Each senatorial district, whether single county or multi-county, shall be entitled to one senator, who shall hold office for four years; provided that any senator, serving at the time of the adoption of this amendment, shall serve the full time for which he was elected. Vitalization of senatorial districts shall provide for one-half of the senators to be elected at each general election.

Okl. Const. Art. V, § 10A: House of Representatives—Number of members—Formula—Tenure
The House of Representatives shall consist of the number of Representatives as determined by the formula and procedure set forth herein. The number of members of the House of Representatives to which each county shall be entitled shall be determined according to the following formula:
a. The total population of the state as ascertained by the most recent Federal Decennial Census shall be divided by the number one hundred and the quotient shall be the ratio of representation in the House of Representatives, except as otherwise provided in this Article.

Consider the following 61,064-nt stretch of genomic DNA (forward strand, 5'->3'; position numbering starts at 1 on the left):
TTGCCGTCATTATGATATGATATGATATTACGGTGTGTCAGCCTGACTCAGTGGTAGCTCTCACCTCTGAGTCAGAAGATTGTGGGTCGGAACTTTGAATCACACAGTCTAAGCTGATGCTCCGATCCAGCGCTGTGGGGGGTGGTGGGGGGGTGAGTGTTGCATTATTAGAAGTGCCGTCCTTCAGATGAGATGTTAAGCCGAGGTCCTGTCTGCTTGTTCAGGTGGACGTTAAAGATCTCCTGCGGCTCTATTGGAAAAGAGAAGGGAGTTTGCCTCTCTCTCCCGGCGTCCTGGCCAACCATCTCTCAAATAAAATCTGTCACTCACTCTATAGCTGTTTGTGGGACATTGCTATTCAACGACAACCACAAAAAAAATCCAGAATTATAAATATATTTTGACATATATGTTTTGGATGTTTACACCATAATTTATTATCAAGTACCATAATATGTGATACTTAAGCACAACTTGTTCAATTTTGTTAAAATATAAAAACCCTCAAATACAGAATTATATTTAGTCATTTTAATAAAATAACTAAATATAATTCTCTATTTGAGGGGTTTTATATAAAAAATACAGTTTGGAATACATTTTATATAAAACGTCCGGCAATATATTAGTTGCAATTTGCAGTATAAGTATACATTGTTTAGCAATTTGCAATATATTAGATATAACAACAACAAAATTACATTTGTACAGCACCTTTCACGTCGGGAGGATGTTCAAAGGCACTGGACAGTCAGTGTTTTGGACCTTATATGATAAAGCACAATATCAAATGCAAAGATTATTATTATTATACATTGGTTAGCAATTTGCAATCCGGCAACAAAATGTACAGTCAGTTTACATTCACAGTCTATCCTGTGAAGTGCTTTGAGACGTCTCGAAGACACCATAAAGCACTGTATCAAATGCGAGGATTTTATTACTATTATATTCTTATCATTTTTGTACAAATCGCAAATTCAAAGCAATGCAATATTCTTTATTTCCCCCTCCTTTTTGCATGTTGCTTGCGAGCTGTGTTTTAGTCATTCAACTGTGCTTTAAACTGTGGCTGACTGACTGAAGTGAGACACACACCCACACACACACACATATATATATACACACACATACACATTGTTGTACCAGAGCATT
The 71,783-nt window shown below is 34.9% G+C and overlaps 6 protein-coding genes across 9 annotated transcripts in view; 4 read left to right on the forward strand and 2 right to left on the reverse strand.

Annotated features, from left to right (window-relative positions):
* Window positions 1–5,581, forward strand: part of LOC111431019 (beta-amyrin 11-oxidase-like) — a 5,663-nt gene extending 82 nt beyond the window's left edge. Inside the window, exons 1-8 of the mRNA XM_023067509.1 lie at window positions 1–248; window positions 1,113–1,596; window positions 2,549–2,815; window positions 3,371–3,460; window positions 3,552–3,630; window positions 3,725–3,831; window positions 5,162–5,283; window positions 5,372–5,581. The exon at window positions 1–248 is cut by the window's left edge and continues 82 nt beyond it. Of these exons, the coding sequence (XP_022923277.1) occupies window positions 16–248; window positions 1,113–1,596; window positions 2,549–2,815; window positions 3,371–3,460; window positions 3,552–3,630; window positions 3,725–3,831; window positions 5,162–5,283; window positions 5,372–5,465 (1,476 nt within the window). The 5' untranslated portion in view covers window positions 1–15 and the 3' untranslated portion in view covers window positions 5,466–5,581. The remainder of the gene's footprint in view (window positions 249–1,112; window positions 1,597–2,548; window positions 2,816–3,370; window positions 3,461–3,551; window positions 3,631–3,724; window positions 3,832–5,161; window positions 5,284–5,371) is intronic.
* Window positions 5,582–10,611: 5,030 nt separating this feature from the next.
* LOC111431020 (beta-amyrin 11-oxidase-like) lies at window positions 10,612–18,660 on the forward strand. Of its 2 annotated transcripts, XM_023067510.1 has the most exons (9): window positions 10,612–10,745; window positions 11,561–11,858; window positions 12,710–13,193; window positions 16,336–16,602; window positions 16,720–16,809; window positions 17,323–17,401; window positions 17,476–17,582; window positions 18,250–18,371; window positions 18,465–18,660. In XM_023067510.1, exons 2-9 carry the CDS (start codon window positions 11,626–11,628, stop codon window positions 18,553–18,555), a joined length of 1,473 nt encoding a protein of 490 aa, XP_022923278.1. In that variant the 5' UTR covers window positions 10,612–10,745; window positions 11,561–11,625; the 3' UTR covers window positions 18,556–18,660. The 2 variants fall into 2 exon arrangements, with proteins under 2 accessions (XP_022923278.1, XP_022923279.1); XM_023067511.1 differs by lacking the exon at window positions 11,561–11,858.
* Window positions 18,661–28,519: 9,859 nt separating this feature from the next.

Okl. Const. Art. V, § 11A: The apportionment of the Legislature shall be accomplished by the Legislature according to the provisions of this article, within ninety (90) legislative days after the convening of the first regular session of the Legislature following each Federal Decennial Census. If the Legislature shall fail or refuse to make such apportionment within the time provided herein, then such apportionment shall be accomplished by the Bipartisan Commission on Legislative Apportionment, according to the provisions of this article. The Commission shall be composed of seven (7) members as follows: the Lieutenant Governor, who shall be nonvoting and the chair of the Commission; two members, one republican and one democrat, appointed by the President Pro Tempore of the Senate; two members, one republican and one democrat, appointed by the Speaker of the House of Representatives; and two members, one republican and one democrat, appointed by the Governor.